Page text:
In conversation with... Andrew Stacey
Insight | 6 minute read
Over the last 50 years, the style of the modern office has changed considerably. Initially, offices were populated by personal cellular spaces, which encouraged both privacy and a quiet working environment with limited interaction with colleagues apart from perhaps around the coffee machine. Working patterns gradually moved away from this, with recent designs favouring an open plan environment which encourages collaboration, creativity and team-based working.
Now, further change is afoot. Cromwell has interviewed an international network of contacts on their views about the office sector, overlaid its findings with analysis of changes in recent working practices and concluded that the office space of the future will look and operate differently. This transformation is being driven by four key trends: flexibility, technology, sustainability and wellbeing.
Flexibility in today’s world means offering employees choice over when, where and how they work. As companies compete to attract and retain talent, they are having to rethink traditional approaches to work and offer employees more flexibility. The benefits of doing so include a more engaged, productive and loyal workforce with employees themselves claiming a better work-life balance, more suitable working hours, often a reduction in time spent commuting, as well as reduced stress levels and mental health benefits.
Remote working is a large component of this flexibility. A sizeable proportion of the office-based workforce no longer needs to go to an office and can largely work anywhere. This is, in part, due to technological advancements over the last 20 years, but also due to the changing nature of work itself, the rise of the ‘knowledge worker’, as well as changes to workplace culture and employee expectations.
Despite this, before COVID-19, the statistics show only a relatively small proportion of employees actually worked remotely. In 2019, only 5.4% of employees in the European Union (EU) usually worked from home according to Eurostat, and this figure has remained relatively constant over the last decade. Over the same period, the proportion of those who sometimes worked from home rose from 6% in 2009 to 9% in 2019.
The increasing number of millennials in the workforce and their expectations and desire for a generally healthier work-life balance will likely see a rise in the percentage of these workers spending more time out of the office environment, whilst working. Prior to the pandemic, in a survey of over 7,300 of its employees, JLL reported that 47% of workers under the age of 35 worked away from the office at least once a month, compared to 27% of over 35-year olds.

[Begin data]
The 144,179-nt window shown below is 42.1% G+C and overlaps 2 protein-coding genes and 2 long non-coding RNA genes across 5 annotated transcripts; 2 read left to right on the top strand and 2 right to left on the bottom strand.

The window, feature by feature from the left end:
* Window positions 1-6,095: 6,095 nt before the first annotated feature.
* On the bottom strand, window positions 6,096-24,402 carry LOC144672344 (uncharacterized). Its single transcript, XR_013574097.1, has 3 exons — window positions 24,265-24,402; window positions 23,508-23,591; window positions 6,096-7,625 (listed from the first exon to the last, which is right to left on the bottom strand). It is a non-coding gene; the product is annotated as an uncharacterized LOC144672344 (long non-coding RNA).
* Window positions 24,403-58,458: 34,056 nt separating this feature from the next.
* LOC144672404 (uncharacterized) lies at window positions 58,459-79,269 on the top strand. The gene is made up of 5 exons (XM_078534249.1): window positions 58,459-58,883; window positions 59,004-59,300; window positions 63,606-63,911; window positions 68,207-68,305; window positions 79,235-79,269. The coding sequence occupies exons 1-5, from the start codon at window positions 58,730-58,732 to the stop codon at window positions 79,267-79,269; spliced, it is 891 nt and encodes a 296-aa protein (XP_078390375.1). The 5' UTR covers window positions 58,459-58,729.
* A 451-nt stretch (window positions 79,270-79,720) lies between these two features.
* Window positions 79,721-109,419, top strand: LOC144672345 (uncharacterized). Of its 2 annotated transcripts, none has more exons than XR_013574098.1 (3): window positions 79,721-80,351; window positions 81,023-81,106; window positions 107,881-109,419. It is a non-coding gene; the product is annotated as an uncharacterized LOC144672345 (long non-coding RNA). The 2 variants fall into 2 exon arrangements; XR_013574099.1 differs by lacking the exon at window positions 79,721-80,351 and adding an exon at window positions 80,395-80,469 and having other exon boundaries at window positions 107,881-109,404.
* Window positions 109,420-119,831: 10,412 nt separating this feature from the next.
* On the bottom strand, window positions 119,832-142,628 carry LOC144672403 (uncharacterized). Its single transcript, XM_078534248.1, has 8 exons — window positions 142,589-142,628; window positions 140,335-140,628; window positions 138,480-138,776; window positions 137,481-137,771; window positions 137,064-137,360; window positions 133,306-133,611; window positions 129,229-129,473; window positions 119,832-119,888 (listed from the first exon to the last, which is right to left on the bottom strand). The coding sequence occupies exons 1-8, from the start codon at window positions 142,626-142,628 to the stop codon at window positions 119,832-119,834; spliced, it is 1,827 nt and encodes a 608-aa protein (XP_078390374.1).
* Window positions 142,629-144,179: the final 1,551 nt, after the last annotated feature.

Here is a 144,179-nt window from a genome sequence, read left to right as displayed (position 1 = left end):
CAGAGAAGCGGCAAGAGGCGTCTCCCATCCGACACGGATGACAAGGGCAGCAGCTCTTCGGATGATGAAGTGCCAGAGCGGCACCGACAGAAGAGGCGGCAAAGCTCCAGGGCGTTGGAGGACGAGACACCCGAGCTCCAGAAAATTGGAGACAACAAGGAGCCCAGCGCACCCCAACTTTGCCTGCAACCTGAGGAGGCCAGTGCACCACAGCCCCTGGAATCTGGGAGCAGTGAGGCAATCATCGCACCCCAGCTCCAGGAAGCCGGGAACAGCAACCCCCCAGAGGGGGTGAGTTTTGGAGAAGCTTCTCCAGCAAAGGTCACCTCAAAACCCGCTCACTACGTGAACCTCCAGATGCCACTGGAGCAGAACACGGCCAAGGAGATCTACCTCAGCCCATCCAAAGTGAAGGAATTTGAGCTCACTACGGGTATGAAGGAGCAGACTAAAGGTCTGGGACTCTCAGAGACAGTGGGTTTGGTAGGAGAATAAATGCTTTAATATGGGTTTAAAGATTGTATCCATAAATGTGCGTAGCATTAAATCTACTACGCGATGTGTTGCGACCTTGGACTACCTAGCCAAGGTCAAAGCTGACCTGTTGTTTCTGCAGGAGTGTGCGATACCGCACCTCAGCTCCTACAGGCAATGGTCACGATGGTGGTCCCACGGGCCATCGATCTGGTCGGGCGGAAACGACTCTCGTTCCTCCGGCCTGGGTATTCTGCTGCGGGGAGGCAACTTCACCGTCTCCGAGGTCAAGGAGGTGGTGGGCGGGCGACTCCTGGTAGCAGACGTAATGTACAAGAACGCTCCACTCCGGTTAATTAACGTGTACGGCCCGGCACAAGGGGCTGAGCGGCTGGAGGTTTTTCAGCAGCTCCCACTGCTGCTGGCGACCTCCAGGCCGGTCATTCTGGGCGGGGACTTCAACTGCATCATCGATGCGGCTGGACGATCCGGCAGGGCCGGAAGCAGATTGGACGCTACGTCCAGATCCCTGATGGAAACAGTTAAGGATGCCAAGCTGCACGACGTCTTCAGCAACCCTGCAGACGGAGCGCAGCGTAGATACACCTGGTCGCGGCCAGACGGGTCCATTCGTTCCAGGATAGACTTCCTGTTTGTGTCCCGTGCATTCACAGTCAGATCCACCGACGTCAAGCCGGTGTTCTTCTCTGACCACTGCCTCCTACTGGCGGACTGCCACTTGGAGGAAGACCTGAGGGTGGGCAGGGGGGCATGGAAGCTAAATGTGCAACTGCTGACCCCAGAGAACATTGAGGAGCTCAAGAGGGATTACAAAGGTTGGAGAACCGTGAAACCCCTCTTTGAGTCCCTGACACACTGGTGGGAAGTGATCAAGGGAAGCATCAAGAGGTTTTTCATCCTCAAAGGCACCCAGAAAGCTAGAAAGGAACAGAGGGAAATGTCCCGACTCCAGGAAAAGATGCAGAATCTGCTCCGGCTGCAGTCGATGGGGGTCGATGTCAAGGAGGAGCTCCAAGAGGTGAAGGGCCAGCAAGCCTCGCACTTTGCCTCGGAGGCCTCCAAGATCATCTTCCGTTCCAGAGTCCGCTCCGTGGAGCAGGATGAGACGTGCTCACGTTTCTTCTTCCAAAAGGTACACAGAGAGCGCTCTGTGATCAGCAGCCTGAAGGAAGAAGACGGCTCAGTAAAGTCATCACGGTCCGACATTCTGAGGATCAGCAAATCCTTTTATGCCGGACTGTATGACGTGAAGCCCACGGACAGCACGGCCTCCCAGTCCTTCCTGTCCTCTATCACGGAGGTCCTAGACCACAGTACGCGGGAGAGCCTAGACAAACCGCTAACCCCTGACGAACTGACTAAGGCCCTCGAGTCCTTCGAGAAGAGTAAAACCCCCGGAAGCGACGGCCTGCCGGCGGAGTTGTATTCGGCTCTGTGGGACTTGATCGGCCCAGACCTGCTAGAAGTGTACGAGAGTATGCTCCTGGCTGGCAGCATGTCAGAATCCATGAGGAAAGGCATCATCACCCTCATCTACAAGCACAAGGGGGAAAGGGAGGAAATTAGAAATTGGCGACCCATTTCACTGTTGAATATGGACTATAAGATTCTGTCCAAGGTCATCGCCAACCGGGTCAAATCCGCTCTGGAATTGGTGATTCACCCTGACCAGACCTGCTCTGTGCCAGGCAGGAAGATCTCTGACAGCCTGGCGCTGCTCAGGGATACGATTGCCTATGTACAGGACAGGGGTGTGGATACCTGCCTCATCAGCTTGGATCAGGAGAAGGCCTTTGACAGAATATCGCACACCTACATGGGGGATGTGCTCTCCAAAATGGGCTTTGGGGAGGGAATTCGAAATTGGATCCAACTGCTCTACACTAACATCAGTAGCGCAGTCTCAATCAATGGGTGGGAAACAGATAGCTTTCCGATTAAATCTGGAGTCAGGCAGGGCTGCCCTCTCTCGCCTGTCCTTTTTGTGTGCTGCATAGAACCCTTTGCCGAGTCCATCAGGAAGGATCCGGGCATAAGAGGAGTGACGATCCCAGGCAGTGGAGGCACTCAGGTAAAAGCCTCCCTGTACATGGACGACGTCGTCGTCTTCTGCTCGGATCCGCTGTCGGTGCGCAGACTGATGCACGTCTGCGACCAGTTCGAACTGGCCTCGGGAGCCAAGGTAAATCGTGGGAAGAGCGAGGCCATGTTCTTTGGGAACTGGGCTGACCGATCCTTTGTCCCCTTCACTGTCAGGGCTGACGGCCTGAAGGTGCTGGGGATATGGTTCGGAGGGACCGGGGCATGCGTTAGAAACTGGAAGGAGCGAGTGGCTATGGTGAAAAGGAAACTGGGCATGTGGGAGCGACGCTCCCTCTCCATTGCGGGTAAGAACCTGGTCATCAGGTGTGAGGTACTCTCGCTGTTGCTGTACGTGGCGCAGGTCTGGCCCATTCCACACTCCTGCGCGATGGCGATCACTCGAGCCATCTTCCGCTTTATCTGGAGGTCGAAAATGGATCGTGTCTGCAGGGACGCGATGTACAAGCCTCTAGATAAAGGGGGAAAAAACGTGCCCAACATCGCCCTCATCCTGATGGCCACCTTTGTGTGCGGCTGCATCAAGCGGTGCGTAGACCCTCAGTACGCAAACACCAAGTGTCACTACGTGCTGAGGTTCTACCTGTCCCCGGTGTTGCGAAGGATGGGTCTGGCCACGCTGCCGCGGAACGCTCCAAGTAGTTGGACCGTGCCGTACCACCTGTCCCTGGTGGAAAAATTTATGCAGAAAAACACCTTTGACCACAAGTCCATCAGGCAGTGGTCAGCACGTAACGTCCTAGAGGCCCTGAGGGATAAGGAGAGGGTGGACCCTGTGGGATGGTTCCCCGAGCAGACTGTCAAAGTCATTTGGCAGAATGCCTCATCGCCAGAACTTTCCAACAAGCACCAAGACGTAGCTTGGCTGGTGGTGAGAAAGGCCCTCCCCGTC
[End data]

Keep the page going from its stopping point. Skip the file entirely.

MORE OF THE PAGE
The importance of going to a dedicated place of work should not be underestimated however. The office remains a place where employees can gather to collaborate, feel that they are part of a team and be creative in ways that are not possible remotely. The office also provides a social element to working life and is important for creating and maintaining the culture of a company, a critical element to overall performance. It will come as no surprise that, driven by an increase in remote working due to COVID-19, more companies are examining ways to retain social cohesion and culture amongst an increasingly distributed workforce.
Companies will assess their long-term needs for office space with these structural changes in mind. With a higher proportion of staff not needing to be in the office at the same time, some businesses will take the opportunity to review their real estate portfolio.
It remains to be seen whether this means businesses will reduce requirements or potentially elect to decentralise or redistribute operations by creating mini-hubs closer to where people live. Reductions due to flexible working patterns have the potential to be offset by any unwinding of densification trends of the last 20 years as requirements increase to cater for social distancing and the myriad of spaces now needed for meetings, breakouts, collaboration and quiet work.
Improved efficiency and reduced costs have historically been the main drivers of the adoption of new building technology but other drivers are now emerging. In particular, the current uncertainty around when and to what extent traditional business travel will resume, combined with a potentially larger portion of employees working remotely has meant that businesses must rethink their traditional large conference boardroom table formats, and consider the number of personal ‘quiet’ spaces now required for the increase in virtual meetings.
In the short term, the use of video conferencing apps to facilitate remote meetings will continue and the COVID-19 crisis could accelerate the development of new technologies such as virtual reality (VR) and augmented reality (AR) in order to enhance remote meetings further and help capture some human qualities in these virtual interactions. Fitouts will also need to adopt to this new technology as it arrives and come companies have already started to experiment with VR and AR using 3D avatars which can shake hands and interact with people in a meeting room, for example.